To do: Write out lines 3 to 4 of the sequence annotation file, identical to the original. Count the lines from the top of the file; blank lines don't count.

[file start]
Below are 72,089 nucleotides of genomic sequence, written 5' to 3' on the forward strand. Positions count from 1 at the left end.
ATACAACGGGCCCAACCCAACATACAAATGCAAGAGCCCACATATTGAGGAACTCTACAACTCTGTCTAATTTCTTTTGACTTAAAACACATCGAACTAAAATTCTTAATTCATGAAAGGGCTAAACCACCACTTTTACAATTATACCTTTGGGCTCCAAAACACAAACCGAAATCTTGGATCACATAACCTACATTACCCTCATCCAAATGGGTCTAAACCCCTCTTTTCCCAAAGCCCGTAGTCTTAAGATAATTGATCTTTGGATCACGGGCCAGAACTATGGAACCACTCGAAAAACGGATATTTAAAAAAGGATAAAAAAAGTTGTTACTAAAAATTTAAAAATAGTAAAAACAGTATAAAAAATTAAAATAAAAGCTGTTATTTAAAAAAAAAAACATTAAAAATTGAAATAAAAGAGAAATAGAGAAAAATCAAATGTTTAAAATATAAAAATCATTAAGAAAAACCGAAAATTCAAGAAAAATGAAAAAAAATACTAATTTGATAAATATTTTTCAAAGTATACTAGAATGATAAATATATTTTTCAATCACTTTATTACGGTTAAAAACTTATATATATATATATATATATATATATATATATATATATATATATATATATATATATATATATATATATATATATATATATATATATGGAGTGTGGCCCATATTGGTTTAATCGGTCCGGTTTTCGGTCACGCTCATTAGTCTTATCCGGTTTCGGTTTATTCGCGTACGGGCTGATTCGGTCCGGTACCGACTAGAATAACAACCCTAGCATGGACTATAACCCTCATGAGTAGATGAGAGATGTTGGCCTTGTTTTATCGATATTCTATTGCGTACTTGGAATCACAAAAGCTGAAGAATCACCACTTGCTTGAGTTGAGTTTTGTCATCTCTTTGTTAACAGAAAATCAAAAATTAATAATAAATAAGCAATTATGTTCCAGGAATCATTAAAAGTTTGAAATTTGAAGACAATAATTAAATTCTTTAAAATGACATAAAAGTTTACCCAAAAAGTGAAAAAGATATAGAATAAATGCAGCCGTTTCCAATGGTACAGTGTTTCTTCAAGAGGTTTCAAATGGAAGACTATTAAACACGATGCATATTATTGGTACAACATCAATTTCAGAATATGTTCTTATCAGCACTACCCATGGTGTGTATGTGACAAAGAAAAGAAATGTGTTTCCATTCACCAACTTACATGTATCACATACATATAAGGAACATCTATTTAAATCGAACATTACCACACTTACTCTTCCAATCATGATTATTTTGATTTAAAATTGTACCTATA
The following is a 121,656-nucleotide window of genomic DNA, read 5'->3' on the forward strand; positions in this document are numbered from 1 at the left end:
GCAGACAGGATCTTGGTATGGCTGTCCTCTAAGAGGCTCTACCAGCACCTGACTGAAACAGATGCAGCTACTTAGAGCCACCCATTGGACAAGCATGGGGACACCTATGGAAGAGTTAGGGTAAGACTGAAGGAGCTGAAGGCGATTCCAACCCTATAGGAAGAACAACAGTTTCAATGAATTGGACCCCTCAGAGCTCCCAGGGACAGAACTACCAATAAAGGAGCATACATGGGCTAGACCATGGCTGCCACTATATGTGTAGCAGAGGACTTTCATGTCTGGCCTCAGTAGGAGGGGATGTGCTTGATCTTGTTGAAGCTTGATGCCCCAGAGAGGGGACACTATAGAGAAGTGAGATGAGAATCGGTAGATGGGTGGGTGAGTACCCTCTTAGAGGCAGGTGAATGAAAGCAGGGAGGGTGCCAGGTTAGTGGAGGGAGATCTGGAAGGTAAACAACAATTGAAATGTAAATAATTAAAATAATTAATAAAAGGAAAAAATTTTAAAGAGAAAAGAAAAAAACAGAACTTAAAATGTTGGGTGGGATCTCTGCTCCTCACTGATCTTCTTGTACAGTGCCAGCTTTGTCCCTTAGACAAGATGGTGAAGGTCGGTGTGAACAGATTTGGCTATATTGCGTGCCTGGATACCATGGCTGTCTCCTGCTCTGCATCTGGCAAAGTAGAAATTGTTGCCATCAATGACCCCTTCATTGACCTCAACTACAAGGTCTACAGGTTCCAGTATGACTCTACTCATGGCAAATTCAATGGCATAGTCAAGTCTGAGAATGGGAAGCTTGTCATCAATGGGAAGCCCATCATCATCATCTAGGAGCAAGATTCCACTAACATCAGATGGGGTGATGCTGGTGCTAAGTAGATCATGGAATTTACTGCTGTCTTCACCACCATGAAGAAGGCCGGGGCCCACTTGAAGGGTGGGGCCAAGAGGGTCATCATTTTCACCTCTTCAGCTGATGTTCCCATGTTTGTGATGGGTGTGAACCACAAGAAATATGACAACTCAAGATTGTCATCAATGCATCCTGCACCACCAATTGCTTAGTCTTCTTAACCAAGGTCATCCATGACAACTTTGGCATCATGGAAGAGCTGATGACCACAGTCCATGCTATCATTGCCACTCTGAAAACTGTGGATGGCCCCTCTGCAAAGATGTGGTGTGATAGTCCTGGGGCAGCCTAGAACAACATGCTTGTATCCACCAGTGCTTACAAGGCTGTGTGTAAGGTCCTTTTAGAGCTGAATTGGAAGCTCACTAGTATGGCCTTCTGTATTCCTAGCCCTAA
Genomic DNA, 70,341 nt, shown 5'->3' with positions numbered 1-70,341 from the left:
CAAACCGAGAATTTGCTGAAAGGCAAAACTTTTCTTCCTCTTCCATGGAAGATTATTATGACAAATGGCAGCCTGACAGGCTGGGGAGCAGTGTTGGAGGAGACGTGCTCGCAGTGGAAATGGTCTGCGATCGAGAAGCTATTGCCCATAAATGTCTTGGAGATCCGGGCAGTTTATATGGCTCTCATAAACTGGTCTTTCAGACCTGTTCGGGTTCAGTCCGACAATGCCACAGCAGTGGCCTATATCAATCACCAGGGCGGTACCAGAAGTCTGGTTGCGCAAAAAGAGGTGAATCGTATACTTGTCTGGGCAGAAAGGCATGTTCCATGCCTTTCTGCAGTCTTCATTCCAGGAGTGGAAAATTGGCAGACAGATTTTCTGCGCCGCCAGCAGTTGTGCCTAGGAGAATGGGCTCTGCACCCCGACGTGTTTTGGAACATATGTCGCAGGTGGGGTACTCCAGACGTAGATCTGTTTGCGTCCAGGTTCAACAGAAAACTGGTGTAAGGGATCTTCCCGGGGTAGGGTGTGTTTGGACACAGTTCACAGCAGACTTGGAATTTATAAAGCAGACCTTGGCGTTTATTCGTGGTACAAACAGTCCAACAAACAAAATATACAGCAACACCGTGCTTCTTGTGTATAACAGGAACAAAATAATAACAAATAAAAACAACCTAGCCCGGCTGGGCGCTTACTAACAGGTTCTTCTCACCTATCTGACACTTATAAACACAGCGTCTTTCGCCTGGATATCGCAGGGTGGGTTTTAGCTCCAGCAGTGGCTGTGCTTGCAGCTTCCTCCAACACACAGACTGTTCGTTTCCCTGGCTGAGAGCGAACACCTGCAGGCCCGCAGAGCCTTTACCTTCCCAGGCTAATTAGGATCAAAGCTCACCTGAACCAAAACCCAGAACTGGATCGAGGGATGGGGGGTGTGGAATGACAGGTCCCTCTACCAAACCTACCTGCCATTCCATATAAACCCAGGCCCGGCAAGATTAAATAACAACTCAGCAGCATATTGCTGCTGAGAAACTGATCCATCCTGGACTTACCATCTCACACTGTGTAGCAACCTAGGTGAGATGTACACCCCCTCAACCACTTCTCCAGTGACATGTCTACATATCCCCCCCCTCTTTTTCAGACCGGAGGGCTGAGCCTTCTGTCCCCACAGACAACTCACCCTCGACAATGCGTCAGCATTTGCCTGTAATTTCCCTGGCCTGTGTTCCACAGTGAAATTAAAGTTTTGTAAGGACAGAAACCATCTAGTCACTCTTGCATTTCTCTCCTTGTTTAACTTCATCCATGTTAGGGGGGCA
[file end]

The following is a 121,656-nucleotide window of genomic DNA, read 5'->3' on the forward strand; positions in this document are numbered from 1 at the left end:
GCAGACAGGATCTTGGTATGGCTGTCCTCTAAGAGGCTCTACCAGCACCTGACTGAAACAGATGCAGCTACTTAGAGCCACCCATTGGACAAGCATGGGGACACCTATGGAAGAGTTAGGGTAAGACTGAAGGAGCTGAAGGCGATTCCAACCCTATAGGAAGAACAACAGTTTCAATGAATTGGACCCCTCAGAGCTCCCAGGGACAGAACTACCAATAAAGGAGCATACATGGGCTAGACCATGGCTGCCACTATATGTGTAGCAGAGGACTTTCATGTCTGGCCTCAGTAGGAGGGGATGTGCTTGATCTTGTTGAAGCTTGATGCCCCAGAGAGGGGACACTATAGAGAAGTGAGATGAGAATCGGTAGATGGGTGGGTGAGTACCCTCTTAGAGGCAGGTGAATGAAAGCAGGGAGGGTGCCAGGTTAGTGGAGGGAGATCTGGAAGGTAAACAACAATTGAAATGTAAATAATTAAAATAATTAATAAAAGGAAAAAATTTTAAAGAGAAAAGAAAAAAACAGAACTTAAAATGTTGGGTGGGATCTCTGCTCCTCACTGATCTTCTTGTACAGTGCCAGCTTTGTCCCTTAGACAAGATGGTGAAGGTCGGTGTGAACAGATTTGGCTATATTGCGTGCCTGGATACCATGGCTGTCTCCTGCTCTGCATCTGGCAAAGTAGAAATTGTTGCCATCAATGACCCCTTCATTGACCTCAACTACAAGGTCTACAGGTTCCAGTATGACTCTACTCATGGCAAATTCAATGGCATAGTCAAGTCTGAGAATGGGAAGCTTGTCATCAATGGGAAGCCCATCATCATCATCTAGGAGCAAGATTCCACTAACATCAGATGGGGTGATGCTGGTGCTAAGTAGATCATGGAATTTACTGCTGTCTTCACCACCATGAAGAAGGCCGGGGCCCACTTGAAGGGTGGGGCCAAGAGGGTCATCATTTTCACCTCTTCAGCTGATGTTCCCATGTTTGTGATGGGTGTGAACCACAAGAAATATGACAACTCAAGATTGTCATCAATGCATCCTGCACCACCAATTGCTTAGTCTTCTTAACCAAGGTCATCCATGACAACTTTGGCATCATGGAAGAGCTGATGACCACAGTCCATGCTATCATTGCCACTCTGAAAACTGTGGATGGCCCCTCTGCAAAGATGTGGTGTGATAGTCCTGGGGCAGCCTAGAACAACATGCTTGTATCCACCAGTGCTTACAAGGCTGTGTGTAAGGTCCTTTTAGAGCTGAATTGGAAGCTCACTAGTATGGCCTTCTGTATTCCTAGCCCTAA